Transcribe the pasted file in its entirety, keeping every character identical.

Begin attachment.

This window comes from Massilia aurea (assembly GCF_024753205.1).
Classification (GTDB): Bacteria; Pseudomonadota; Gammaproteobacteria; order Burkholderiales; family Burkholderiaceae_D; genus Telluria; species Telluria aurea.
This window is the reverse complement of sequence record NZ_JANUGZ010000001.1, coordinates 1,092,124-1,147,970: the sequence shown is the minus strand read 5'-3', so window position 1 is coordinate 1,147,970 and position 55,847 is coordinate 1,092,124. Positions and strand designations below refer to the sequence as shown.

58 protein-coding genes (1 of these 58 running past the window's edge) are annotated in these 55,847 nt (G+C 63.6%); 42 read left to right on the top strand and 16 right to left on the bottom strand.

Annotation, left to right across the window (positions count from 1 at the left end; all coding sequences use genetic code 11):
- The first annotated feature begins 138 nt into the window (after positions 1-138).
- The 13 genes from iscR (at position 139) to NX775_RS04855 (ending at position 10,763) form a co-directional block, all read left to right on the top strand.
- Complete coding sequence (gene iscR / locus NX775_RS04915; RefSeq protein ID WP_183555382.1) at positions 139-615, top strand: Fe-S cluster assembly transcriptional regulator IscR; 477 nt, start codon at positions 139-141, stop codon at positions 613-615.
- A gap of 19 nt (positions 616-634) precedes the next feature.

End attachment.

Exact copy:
This window comes from Massilia aurea (assembly GCF_024753205.1).
Classification (GTDB): Bacteria; Pseudomonadota; Gammaproteobacteria; order Burkholderiales; family Burkholderiaceae_D; genus Telluria; species Telluria aurea.
This window is the reverse complement of sequence record NZ_JANUGZ010000001.1, coordinates 1,092,124-1,147,970: the sequence shown is the minus strand read 5'-3', so window position 1 is coordinate 1,147,970 and position 55,847 is coordinate 1,092,124. Positions and strand designations below refer to the sequence as shown.

58 protein-coding genes (1 of these 58 running past the window's edge) are annotated in these 55,847 nt (G+C 63.6%); 42 read left to right on the top strand and 16 right to left on the bottom strand.

Annotation, left to right across the window (positions count from 1 at the left end; all coding sequences use genetic code 11):
- The first annotated feature begins 138 nt into the window (after positions 1-138).
- The 13 genes from iscR (at position 139) to NX775_RS04855 (ending at position 10,763) form a co-directional block, all read left to right on the top strand.
- Complete coding sequence (gene iscR / locus NX775_RS04915; RefSeq protein ID WP_183555382.1) at positions 139-615, top strand: Fe-S cluster assembly transcriptional regulator IscR; 477 nt, start codon at positions 139-141, stop codon at positions 613-615.
- A gap of 19 nt (positions 616-634) precedes the next feature.